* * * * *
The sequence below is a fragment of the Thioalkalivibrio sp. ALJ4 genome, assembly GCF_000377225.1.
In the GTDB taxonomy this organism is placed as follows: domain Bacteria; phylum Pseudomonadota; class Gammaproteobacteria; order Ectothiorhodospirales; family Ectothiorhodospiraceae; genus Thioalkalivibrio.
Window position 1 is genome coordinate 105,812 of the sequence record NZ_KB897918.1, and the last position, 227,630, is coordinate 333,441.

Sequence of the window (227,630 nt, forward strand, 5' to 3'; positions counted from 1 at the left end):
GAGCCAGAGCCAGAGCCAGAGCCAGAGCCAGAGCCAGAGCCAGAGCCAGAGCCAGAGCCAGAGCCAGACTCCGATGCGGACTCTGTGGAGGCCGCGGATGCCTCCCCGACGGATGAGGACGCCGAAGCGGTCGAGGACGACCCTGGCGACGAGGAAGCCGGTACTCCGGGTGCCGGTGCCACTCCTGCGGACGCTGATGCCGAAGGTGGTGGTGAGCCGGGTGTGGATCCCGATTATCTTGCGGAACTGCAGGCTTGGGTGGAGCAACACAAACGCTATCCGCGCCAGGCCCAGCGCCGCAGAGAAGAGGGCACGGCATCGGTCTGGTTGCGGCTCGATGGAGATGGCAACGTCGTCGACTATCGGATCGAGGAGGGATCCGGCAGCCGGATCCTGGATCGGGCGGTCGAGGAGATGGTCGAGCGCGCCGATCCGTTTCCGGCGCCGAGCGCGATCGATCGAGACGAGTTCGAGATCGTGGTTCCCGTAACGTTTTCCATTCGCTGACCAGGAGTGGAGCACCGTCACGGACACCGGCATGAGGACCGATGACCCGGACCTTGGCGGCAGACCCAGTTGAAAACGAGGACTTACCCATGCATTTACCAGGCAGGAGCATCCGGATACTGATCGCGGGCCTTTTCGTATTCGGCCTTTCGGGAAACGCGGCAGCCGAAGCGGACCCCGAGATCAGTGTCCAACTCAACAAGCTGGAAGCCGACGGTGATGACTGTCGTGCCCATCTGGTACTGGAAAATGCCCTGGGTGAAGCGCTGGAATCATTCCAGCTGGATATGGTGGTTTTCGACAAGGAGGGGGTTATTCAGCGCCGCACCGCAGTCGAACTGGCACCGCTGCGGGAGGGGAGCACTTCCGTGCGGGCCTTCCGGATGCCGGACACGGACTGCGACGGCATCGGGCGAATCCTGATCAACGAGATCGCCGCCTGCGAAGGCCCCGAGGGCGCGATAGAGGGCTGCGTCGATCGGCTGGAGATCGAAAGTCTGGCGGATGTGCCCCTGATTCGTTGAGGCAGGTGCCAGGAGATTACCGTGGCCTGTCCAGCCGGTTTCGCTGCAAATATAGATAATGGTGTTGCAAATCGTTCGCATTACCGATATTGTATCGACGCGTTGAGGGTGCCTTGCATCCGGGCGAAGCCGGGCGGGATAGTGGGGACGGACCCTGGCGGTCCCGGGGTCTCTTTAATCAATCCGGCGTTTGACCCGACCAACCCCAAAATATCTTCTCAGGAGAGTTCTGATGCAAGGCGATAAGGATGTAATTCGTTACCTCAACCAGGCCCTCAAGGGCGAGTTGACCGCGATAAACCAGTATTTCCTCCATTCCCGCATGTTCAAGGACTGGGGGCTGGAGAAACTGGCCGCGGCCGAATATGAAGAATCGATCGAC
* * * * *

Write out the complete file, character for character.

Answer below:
The sequence below is a fragment of the Thioalkalivibrio sp. ALJ4 genome, assembly GCF_000377225.1.
In the GTDB taxonomy this organism is placed as follows: domain Bacteria; phylum Pseudomonadota; class Gammaproteobacteria; order Ectothiorhodospirales; family Ectothiorhodospiraceae; genus Thioalkalivibrio.
Window position 1 is genome coordinate 105,812 of the sequence record NZ_KB897918.1, and the last position, 227,630, is coordinate 333,441.

Sequence of the window (227,630 nt, forward strand, 5' to 3'; positions counted from 1 at the left end):
GAGCCAGAGCCAGAGCCAGAGCCAGAGCCAGAGCCAGAGCCAGAGCCAGAGCCAGAGCCAGAGCCAGACTCCGATGCGGACTCTGTGGAGGCCGCGGATGCCTCCCCGACGGATGAGGACGCCGAAGCGGTCGAGGACGACCCTGGCGACGAGGAAGCCGGTACTCCGGGTGCCGGTGCCACTCCTGCGGACGCTGATGCCGAAGGTGGTGGTGAGCCGGGTGTGGATCCCGATTATCTTGCGGAACTGCAGGCTTGGGTGGAGCAACACAAACGCTATCCGCGCCAGGCCCAGCGCCGCAGAGAAGAGGGCACGGCATCGGTCTGGTTGCGGCTCGATGGAGATGGCAACGTCGTCGACTATCGGATCGAGGAGGGATCCGGCAGCCGGATCCTGGATCGGGCGGTCGAGGAGATGGTCGAGCGCGCCGATCCGTTTCCGGCGCCGAGCGCGATCGATCGAGACGAGTTCGAGATCGTGGTTCCCGTAACGTTTTCCATTCGCTGACCAGGAGTGGAGCACCGTCACGGACACCGGCATGAGGACCGATGACCCGGACCTTGGCGGCAGACCCAGTTGAAAACGAGGACTTACCCATGCATTTACCAGGCAGGAGCATCCGGATACTGATCGCGGGCCTTTTCGTATTCGGCCTTTCGGGAAACGCGGCAGCCGAAGCGGACCCCGAGATCAGTGTCCAACTCAACAAGCTGGAAGCCGACGGTGATGACTGTCGTGCCCATCTGGTACTGGAAAATGCCCTGGGTGAAGCGCTGGAATCATTCCAGCTGGATATGGTGGTTTTCGACAAGGAGGGGGTTATTCAGCGCCGCACCGCAGTCGAACTGGCACCGCTGCGGGAGGGGAGCACTTCCGTGCGGGCCTTCCGGATGCCGGACACGGACTGCGACGGCATCGGGCGAATCCTGATCAACGAGATCGCCGCCTGCGAAGGCCCCGAGGGCGCGATAGAGGGCTGCGTCGATCGGCTGGAGATCGAAAGTCTGGCGGATGTGCCCCTGATTCGTTGAGGCAGGTGCCAGGAGATTACCGTGGCCTGTCCAGCCGGTTTCGCTGCAAATATAGATAATGGTGTTGCAAATCGTTCGCATTACCGATATTGTATCGACGCGTTGAGGGTGCCTTGCATCCGGGCGAAGCCGGGCGGGATAGTGGGGACGGACCCTGGCGGTCCCGGGGTCTCTTTAATCAATCCGGCGTTTGACCCGACCAACCCCAAAATATCTTCTCAGGAGAGTTCTGATGCAAGGCGATAAGGATGTAATTCGTTACCTCAACCAGGCCCTCAAGGGCGAGTTGACCGCGATAAACCAGTATTTCCTCCATTCCCGCATGTTCAAGGACTGGGGGCTGGAGAAACTGGCCGCGGCCGAATATGAAGAATCGATCGAC